Shrinking workforce: The number of workers to Medicaid enrollees is shrinking. In 2011, there were 2.6 workers for every Pennsylvanian on Medicaid. With rising Medicaid enrollment, the worker-to-recipient ratio is down to 1.7.[7]

Design flaw: Medicaid’s match-funding structure does not incentivize states to spend wisely. Federal contributions are based on how much the state spends regardless of health outcomes.[8] Harrisburg’s eagerness to “pull down” more federal funds ignores the fact that Pennsylvanians pay federal taxes too.

  • The federal share of funding is based on the Federal Medical Assistance Percentage (FMAP). Calculated annually, the FMAP formula averages out state per capita incomes to set each state’s rate. The lower a state’s per capita income, the higher its FMAP.[9]
  • States got a temporary 6.2 percent increase to the FMAP under the Families First Coronavirus Act (FFCRA).[10] Pennsylvania’s FMAP for 2022 is 58.88 percent and for every dollar the state contributes, it receives $1.43 from the federal government.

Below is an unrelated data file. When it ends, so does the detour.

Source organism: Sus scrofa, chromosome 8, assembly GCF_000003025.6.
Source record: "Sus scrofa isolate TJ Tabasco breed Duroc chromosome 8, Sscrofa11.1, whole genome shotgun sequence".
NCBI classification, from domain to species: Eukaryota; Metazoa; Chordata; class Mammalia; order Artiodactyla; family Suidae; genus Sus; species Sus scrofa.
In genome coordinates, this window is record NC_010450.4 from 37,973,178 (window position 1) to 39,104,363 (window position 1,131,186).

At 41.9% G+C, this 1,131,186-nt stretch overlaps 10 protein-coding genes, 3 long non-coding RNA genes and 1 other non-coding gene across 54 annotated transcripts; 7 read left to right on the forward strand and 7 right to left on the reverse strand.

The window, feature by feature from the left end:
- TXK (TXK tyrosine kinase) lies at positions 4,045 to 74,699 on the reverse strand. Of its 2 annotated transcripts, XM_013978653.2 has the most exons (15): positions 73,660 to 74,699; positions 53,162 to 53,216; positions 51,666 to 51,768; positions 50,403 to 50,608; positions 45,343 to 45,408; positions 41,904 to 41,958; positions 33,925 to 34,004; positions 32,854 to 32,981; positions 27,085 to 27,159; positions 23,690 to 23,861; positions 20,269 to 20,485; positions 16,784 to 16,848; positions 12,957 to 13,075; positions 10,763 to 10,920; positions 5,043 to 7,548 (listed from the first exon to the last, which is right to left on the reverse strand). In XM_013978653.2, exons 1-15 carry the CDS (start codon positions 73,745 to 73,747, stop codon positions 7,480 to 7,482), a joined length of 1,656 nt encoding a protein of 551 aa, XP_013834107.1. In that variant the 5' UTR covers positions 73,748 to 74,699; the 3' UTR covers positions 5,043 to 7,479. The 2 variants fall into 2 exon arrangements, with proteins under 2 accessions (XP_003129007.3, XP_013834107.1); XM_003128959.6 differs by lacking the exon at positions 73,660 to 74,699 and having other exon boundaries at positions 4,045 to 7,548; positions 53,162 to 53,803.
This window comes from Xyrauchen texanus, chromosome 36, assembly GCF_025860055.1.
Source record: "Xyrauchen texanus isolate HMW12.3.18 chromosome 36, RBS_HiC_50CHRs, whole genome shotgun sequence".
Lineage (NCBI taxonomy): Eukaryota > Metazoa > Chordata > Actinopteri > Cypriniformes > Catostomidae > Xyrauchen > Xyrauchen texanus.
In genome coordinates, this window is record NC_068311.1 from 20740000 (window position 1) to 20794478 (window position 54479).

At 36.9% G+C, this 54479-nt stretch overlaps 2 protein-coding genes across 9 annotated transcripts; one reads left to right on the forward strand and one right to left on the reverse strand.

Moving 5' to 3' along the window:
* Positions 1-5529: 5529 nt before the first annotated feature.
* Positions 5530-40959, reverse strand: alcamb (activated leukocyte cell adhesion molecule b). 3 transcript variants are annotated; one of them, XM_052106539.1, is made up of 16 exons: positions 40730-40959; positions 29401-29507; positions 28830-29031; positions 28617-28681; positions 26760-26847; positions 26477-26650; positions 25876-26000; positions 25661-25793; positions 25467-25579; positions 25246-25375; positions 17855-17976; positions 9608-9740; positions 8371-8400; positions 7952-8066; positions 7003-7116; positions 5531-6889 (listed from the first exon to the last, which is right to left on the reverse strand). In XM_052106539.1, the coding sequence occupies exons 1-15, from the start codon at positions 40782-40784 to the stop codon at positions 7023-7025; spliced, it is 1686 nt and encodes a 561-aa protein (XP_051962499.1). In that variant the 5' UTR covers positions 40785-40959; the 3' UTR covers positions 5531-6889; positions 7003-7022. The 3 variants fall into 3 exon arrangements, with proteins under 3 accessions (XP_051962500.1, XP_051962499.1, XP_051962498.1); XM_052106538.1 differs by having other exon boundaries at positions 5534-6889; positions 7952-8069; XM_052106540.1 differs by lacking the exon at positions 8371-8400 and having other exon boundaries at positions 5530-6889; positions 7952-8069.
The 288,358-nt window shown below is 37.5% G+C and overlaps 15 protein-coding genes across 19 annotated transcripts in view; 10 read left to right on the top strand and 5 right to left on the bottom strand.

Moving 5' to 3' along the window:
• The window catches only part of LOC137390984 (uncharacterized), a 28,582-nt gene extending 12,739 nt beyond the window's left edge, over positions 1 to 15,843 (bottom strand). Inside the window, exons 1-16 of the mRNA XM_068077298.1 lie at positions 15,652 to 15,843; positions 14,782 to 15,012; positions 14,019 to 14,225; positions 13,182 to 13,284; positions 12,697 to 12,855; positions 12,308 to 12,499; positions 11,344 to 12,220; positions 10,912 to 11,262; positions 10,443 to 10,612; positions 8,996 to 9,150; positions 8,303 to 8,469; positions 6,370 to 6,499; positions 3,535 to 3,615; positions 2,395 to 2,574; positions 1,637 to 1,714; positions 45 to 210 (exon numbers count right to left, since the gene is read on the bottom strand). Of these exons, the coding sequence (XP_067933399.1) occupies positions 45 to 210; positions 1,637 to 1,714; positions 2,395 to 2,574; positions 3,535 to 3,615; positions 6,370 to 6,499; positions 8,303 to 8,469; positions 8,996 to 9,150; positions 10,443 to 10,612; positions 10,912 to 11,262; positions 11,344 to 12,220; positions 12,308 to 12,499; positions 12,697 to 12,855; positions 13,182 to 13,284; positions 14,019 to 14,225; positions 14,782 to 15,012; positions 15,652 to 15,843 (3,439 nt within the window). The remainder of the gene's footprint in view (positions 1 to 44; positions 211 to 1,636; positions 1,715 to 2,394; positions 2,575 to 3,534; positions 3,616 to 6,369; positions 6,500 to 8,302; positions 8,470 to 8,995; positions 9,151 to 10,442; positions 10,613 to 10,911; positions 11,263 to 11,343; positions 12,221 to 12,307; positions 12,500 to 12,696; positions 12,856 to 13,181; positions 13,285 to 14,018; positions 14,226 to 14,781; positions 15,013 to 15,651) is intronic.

• Inversely, to save one state tax dollar at the current FMAP, Pennsylvania must cut $2.43 in Medicaid expenditures. In other words, if the state secured $2.43 million in provider fraud recoveries or program efficiencies, it would keep just $1 million. By not allowing states to equally share in program savings, the federal government encourages higher Medicaid spending.[11]

How to Prevent Forced Medicaid Benefit Cuts

Rising Medicaid costs and a slowing economy could force lawmakers to reduce Medicaid benefits. The following reforms preserve benefits and control costs.

  • Work and community engagement requirements: Most working-age individuals receive health insurance through their employer. Requiring healthy adults to work, volunteer, or receive training to maintain coverage connects them to higher-quality insurance options. In addition, these requirements promote Medicaid’s stated goal, “to help such families and individuals attain or retain capacity for independence or self-care.”